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Guitar Lessons with Chris McIntyre 2017/2018


Hello friends, I hope you’ve all had a great summer! It has been a busy one for me with lots of gigging and recording to keep me busy. It is that time of year where people are looking for activities to keep them busy during the school season, and I am again accepting new guitar students. I have quite a few returning students and will have some slots for newcomers available. Though I suspect my schedule will fill up quickly so don’t miss out if you are looking for a teacher.

For this blog post I wanted to share a recent photo of a student of mine doing some recording here at the studio. Sean came to me as a beginner guitarist, and over the last year or so has really blossomed as a player. In a short amount of time he has gone from knowing a few chords to being able to read music on the guitar, learn songs by ear and tab, and play acoustic and electric guitar in a variety of styles. I’m sure his piano and choir background helped with the reading aspect, yet guitar can be a challenging instrument when it comes to reading music. Sean is currently working on an EP with his brother James here at the studio. It’s very cool to see a student grow musically from being a beginner to being a player capable of recording original music in the studio! I hope to get the chance to record more students of mine in the future.

So if you are a beginner, or someone who plays already and just wants to expand their knowledge and abilities feel free to get in touch. All details about lessons with me are available here.
I look forward to hearing from you!

Cheers,
Chris.

Latest Single, “One Chance In A MillIon”

Happy New Year Friends,

Now that the hectic holiday season is over, I’d like to release my latest song, “One Chance In A Million.” It was actually recorded last spring, and Cam Belseth of Dark Mass Productions, shot some video footage for us shortly after it was recorded, which I edited together later. The song is a duet that features my partner, Lenie. After we met I realized she had a very nice singing voice, and she had told me she had always wanted to perform.  Creating a duet for us to sing together was a fun project for us to work on, and a way to introduce her to the world of the studio. It is available for download on iTunes here, and the video is here in this post on youtube. We had fun working together on this project, I hope you enjoy. Thanks to Cam Belseth of Dark Mass Productions for his video skills.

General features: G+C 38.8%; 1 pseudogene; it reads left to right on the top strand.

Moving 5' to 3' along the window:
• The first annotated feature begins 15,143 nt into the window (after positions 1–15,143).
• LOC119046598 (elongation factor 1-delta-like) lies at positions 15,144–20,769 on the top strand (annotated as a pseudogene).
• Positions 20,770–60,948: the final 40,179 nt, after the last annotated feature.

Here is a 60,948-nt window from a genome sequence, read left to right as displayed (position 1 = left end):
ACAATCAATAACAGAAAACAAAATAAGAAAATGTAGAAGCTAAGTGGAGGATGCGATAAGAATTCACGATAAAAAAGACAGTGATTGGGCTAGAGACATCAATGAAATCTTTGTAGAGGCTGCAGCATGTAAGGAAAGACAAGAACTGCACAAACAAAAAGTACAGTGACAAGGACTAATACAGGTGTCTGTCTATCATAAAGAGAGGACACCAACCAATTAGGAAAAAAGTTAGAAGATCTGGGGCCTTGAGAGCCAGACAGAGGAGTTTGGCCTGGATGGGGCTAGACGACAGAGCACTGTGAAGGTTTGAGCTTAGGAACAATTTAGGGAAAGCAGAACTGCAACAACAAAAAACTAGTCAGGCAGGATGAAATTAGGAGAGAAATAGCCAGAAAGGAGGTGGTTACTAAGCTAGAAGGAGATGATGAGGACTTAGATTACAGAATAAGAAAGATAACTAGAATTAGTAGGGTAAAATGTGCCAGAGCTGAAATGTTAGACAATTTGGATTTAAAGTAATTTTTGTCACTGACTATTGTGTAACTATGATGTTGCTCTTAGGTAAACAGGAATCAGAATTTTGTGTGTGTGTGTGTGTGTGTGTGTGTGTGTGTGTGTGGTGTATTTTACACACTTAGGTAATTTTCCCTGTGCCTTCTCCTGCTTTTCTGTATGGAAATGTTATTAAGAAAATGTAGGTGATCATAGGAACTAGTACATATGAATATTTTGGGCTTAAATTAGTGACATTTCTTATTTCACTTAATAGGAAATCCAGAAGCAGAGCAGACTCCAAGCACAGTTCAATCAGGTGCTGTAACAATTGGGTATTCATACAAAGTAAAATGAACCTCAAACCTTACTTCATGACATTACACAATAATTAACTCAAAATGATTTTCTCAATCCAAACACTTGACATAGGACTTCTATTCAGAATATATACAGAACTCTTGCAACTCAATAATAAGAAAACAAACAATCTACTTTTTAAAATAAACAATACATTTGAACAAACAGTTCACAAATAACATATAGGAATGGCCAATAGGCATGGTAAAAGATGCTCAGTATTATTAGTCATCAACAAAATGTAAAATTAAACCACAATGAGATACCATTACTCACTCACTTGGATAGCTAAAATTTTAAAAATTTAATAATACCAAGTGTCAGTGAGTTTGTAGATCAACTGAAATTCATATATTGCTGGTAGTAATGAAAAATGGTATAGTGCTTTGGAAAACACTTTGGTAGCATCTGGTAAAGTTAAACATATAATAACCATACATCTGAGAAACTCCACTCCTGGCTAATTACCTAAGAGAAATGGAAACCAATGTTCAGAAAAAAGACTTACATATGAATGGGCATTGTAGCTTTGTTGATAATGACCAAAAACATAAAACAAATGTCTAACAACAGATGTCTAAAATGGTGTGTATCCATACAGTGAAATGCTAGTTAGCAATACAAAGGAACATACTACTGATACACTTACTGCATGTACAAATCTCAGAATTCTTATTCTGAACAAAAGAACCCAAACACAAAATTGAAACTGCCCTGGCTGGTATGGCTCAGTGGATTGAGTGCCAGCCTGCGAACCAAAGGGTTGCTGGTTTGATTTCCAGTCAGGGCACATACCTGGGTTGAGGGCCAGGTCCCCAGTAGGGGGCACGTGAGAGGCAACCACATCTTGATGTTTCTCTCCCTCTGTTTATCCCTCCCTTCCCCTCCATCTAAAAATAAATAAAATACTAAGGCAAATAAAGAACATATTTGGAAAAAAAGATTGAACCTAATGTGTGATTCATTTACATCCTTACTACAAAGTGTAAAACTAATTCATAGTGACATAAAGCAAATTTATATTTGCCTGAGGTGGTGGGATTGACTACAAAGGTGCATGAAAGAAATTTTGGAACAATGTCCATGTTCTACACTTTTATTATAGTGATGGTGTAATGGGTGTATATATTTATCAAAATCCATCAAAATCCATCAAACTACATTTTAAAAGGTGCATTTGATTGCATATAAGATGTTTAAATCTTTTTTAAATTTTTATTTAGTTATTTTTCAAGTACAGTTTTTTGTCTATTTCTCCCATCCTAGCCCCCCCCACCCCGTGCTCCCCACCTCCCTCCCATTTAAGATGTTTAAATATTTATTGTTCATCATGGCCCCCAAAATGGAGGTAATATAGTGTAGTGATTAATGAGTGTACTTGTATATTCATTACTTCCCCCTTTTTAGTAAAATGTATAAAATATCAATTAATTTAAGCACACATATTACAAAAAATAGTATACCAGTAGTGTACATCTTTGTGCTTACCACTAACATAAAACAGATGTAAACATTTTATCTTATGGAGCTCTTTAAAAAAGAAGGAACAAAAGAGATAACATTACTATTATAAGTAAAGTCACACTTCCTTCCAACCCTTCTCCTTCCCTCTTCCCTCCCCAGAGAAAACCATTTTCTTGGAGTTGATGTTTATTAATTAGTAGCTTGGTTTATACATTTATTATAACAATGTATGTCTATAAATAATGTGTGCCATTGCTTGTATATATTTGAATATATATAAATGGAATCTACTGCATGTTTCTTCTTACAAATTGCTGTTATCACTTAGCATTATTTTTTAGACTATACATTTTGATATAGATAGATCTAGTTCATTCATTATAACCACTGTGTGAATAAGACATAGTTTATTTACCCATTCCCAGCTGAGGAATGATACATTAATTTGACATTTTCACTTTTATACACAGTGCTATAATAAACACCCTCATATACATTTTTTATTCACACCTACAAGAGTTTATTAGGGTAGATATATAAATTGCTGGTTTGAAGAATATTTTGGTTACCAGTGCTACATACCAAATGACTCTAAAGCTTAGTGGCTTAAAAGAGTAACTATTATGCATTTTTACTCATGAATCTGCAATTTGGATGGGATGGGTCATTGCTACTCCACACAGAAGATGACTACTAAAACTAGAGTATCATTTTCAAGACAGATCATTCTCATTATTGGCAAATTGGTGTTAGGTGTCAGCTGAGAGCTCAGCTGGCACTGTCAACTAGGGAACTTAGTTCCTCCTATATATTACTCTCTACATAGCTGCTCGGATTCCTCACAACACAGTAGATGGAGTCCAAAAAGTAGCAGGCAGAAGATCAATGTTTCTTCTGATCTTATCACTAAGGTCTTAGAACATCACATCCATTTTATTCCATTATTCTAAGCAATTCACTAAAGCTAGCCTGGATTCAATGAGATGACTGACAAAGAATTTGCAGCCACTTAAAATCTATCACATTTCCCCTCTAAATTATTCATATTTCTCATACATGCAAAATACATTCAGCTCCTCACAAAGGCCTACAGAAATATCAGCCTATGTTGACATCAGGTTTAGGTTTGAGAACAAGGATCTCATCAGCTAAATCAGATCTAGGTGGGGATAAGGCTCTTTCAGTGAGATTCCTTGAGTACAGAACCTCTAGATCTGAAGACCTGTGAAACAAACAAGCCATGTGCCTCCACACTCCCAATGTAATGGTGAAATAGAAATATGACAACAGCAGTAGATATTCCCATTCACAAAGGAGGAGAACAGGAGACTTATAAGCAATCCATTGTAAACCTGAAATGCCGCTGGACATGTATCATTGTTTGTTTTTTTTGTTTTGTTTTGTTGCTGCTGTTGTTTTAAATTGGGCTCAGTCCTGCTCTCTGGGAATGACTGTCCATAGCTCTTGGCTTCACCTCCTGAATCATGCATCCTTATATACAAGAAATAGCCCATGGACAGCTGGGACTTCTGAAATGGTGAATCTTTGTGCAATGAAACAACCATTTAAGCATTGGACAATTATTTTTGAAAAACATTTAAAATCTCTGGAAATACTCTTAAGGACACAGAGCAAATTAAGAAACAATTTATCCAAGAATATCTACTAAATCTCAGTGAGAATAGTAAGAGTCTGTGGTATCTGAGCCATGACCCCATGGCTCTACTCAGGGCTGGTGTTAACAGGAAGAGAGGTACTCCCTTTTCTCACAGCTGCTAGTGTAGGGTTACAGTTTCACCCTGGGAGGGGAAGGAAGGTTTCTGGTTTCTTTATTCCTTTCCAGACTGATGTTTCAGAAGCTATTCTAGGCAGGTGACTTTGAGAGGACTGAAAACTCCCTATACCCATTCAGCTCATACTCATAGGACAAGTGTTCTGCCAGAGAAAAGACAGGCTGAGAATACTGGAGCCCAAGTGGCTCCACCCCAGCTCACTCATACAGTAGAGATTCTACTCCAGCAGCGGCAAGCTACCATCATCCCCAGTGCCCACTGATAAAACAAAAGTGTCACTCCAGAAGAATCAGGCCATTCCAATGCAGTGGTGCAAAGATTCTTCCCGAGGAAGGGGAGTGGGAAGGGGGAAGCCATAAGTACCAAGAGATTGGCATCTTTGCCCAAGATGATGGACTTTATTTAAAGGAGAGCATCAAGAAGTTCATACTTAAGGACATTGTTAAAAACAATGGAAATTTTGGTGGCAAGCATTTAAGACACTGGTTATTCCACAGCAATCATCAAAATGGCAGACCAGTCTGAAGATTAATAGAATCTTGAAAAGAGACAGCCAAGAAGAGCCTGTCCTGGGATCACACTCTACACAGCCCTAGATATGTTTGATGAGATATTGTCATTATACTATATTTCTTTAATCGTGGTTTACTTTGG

Season’s Greetings and Thank You!

Season’s Greetings!  Thank you to all my students, studio clients, venues, bands, and directors who have supported me over the past year. I’ve worked on lots of really cool projects, played with many great musicians at lots of great venues and events, and taught a bunch of hard working students this year. I look forward to serving you all in the new year, and working on even more great stuff! While growth has been slow during what has been a hard year for many economically in this region, the studio is growing, and my client list, student list, and musical network continue to grow. I am excited about the future in music/audio. It is not a career for the faint of heart, but when projects come to completion, or a great show is wrapped, or a student can now play something that before seemed impossible, it is all worth it. I look forward to continue helping other creatives pursue their passions and projects, while pushing forth with my own. So if you have a music or film project, but have been putting it off for one reason or another, come see me in the new year and lets make it happen! Maybe you’ve been wanting to pick up that guitar that has been collecting dust for years and finally learn to play it…January is a perfect time to come see me, I’ll have some lesson slots available. I’m also currently taking bookings for events as a soloist, duo, or trio, and as a freelancer for hire in 2017 so give me a shout! Happy Holidays everyone, enjoy a little down time to recharge those creative batteries!

Chris McIntyre.

 

New Single “My Little Ones” by Chris McIntyre